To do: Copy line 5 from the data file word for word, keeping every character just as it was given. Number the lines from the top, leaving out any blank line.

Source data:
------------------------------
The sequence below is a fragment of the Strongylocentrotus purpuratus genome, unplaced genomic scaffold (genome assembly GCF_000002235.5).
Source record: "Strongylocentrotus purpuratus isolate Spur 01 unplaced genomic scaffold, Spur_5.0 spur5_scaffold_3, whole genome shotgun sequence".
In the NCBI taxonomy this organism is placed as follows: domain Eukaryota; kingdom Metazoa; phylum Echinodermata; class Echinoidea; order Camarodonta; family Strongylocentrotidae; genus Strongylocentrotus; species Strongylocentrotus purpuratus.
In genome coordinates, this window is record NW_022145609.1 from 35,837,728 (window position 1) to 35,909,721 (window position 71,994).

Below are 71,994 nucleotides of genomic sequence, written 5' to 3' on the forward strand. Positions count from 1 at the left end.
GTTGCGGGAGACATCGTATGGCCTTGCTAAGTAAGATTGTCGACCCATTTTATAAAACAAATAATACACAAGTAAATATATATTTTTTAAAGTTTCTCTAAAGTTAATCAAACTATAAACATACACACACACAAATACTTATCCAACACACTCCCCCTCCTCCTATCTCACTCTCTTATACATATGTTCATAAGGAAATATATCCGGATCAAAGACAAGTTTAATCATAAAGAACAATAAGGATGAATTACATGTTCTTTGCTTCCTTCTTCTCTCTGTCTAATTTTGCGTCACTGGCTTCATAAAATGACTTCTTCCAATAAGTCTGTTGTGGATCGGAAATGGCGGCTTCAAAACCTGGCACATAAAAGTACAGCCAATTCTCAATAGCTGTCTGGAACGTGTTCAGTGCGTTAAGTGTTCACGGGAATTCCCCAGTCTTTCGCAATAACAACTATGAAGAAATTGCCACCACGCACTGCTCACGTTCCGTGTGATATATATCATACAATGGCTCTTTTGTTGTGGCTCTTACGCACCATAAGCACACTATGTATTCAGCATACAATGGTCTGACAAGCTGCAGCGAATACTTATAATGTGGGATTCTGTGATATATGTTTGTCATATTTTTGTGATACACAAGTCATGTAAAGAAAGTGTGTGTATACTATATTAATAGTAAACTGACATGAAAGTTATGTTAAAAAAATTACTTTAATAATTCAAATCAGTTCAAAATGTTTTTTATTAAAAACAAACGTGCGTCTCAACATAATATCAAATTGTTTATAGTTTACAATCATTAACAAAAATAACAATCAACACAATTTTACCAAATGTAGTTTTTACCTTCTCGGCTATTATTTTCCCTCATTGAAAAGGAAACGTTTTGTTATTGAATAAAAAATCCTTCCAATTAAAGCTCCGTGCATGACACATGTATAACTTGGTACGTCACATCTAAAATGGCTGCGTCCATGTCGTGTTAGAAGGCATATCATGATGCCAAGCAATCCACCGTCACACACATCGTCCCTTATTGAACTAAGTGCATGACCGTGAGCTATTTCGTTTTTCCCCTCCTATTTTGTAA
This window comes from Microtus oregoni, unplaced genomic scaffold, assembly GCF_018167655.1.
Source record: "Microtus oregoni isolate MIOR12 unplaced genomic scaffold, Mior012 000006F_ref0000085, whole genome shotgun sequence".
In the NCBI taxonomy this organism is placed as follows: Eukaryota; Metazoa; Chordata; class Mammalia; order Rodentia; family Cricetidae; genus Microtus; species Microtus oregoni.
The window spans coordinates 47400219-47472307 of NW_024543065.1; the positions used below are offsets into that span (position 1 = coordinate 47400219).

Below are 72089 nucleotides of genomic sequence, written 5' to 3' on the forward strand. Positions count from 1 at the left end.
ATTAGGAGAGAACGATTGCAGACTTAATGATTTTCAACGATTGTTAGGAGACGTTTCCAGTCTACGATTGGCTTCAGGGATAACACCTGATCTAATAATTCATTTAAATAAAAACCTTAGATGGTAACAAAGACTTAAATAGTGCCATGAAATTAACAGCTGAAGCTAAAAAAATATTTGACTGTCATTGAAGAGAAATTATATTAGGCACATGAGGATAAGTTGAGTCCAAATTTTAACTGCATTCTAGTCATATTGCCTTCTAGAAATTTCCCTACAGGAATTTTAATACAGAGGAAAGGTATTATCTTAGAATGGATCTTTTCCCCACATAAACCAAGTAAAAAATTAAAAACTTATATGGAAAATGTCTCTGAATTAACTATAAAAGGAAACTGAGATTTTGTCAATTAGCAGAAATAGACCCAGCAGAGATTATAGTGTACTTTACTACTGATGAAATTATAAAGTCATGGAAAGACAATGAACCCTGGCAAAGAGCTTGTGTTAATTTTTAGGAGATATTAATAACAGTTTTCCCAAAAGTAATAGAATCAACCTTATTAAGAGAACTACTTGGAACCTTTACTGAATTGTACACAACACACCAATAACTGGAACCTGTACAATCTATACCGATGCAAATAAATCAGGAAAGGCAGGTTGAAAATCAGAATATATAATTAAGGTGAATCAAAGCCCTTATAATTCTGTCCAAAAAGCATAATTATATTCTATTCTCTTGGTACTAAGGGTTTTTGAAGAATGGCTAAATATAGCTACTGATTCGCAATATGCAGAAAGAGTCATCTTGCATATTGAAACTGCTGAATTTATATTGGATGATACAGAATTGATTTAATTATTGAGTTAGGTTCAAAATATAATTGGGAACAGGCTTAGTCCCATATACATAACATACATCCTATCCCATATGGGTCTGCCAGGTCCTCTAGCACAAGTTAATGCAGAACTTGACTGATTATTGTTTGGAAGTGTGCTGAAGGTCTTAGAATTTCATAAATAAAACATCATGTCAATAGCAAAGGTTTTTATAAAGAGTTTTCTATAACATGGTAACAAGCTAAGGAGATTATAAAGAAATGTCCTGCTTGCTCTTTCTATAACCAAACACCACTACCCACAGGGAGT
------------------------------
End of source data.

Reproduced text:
Below are 71,994 nucleotides of genomic sequence, written 5' to 3' on the forward strand. Positions count from 1 at the left end.